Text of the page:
Dental Bridges Can Complete a Compromised Smile

Fixed Bridges

The traditional way of replacing teeth that have been extracted or are otherwise missing is by using a non-removable fixed dental bridge.

There are a variety of options available for bridges. It is up to you to discuss all of this with your dentist and choose the option that best suits your needs. The most popular bridge is the “traditional bridge” which is normally made with porcelain that has been fused to metal. There are two crowns that are made and will be positioned on top of the two teeth anchoring the bridge. These are called the “abutment teeth”. These crowns are attached to the artificial teeth (the pontics) and they close the gap that is there from the absent tooth or teeth.

Fixed dental bridges are made to last for many years and made of very durable materials, but they will possibly need to be replaced or perhaps re-cemented as a result of normal wear and tear.

Common reasons for having fixed bridges fitted and placed:

  • To replace missing teeth
  • To keep the teeth remaining from moving out of place
  • To maintain the shape of the face
  • To replace a partial denture and upgrade it to a permanent fixed dental appliance
  • To keep the teeth remaining from moving out of place
  • Restore the ability to speak and chew
  • Bring back your smile

What do I have to go through to get a fixed bridge?

You’re going to need to visit your dentist at least twice, perhaps more. Your teeth are numbed so that the teeth that are going to anchor the bridge, can be prepared for the crowns. Portions of the tooth enamel need to be removed so the crowns can be fitted. A mold (impression) is made which goes to the dental lab that makes the dental bridge. You’re going to be fitted with a provisional bridge that you will wear for a few weeks until your permanent bridge is ready to be placed during your next visit.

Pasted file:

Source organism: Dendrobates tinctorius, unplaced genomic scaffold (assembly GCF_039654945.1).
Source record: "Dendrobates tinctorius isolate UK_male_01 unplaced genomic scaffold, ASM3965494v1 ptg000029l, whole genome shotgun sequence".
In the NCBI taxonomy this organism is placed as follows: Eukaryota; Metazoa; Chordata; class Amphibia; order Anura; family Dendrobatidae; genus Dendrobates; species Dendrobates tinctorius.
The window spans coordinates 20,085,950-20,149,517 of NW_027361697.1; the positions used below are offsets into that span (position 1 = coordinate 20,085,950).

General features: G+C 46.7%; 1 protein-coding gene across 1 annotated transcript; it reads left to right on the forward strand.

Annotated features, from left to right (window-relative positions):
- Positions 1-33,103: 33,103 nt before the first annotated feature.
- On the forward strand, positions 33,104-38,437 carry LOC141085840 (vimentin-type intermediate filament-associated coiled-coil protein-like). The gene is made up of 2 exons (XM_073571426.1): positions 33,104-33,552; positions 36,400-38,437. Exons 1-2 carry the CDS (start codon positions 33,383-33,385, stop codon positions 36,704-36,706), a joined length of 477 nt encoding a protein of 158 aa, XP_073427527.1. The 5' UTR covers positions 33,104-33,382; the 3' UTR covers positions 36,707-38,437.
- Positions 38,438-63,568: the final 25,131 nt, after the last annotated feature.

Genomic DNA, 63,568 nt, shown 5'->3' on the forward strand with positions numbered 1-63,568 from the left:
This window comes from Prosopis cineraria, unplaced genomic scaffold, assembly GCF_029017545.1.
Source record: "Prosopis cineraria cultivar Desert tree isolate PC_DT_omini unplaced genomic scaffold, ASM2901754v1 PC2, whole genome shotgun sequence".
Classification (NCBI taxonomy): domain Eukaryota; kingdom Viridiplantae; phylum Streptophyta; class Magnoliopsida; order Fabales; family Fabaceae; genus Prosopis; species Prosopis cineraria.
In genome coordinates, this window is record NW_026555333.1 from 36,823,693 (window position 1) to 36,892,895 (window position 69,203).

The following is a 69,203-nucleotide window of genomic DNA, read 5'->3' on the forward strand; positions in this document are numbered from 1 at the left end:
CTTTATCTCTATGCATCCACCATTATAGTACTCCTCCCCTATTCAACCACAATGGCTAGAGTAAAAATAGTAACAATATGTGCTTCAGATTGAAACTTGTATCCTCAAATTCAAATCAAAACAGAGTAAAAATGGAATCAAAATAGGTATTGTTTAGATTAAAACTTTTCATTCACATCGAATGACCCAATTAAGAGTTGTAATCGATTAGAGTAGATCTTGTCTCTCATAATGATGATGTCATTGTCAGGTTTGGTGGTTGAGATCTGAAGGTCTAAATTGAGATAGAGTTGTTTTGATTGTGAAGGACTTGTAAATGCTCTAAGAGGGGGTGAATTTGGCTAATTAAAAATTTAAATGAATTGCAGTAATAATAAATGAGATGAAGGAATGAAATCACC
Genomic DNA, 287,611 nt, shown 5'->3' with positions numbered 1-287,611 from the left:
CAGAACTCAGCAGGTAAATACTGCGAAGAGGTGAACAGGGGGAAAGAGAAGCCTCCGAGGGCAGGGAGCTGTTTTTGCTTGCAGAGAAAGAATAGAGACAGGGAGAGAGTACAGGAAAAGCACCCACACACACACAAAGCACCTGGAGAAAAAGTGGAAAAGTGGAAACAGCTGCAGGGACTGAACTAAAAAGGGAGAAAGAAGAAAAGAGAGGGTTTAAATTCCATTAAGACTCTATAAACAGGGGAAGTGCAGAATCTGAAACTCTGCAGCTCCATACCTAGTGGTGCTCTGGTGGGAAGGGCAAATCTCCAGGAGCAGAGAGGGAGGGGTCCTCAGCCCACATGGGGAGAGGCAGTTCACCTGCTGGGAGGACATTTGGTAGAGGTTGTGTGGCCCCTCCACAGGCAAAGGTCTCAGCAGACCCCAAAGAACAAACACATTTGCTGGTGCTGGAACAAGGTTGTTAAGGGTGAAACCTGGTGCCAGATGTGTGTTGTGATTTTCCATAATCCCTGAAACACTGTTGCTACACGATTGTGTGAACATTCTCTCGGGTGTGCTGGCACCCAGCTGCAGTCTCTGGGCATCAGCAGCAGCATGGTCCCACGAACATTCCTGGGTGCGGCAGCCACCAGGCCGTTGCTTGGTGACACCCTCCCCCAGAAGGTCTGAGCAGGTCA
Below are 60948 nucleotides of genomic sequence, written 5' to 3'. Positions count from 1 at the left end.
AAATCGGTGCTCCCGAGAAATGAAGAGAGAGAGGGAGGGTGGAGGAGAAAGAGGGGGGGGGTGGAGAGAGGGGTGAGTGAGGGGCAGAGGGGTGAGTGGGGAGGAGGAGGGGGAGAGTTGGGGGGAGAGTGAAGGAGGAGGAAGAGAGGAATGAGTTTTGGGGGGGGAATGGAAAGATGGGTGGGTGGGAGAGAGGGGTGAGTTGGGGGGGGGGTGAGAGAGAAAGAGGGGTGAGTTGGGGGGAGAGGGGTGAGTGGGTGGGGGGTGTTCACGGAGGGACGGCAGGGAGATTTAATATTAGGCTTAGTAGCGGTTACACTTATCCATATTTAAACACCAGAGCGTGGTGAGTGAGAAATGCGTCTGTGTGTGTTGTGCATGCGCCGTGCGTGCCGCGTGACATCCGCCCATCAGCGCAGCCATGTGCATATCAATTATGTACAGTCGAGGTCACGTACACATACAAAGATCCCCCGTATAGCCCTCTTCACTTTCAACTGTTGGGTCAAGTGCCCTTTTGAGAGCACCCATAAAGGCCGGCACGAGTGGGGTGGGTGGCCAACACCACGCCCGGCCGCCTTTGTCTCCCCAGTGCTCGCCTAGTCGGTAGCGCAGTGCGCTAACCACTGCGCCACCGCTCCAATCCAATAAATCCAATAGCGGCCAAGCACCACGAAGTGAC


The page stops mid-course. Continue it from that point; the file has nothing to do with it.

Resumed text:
During your second appointment, your permanent fixed bridge will be adapted and fitted very carefully and any needed adjustments will be made. Once it’s perfect, it will be cemented in. Once in a while, a dentist will just cement it temporarily so that your surrounding tissue and teeth can adapt to the new appliance. Once you’ve gotten used to the bridge, it will be cemented in permanently.

Once the procedure is finished, you will be given some instructions as to how to care for your bridge and your teeth in general. As long as you continue with proper brushing and flossing and see your dentist on a regular basis, your new fixed bridge should last a long time.

Locate Us

Patrick F. McEvoy, DDS, FAGD

(650) 969-2600

Email Us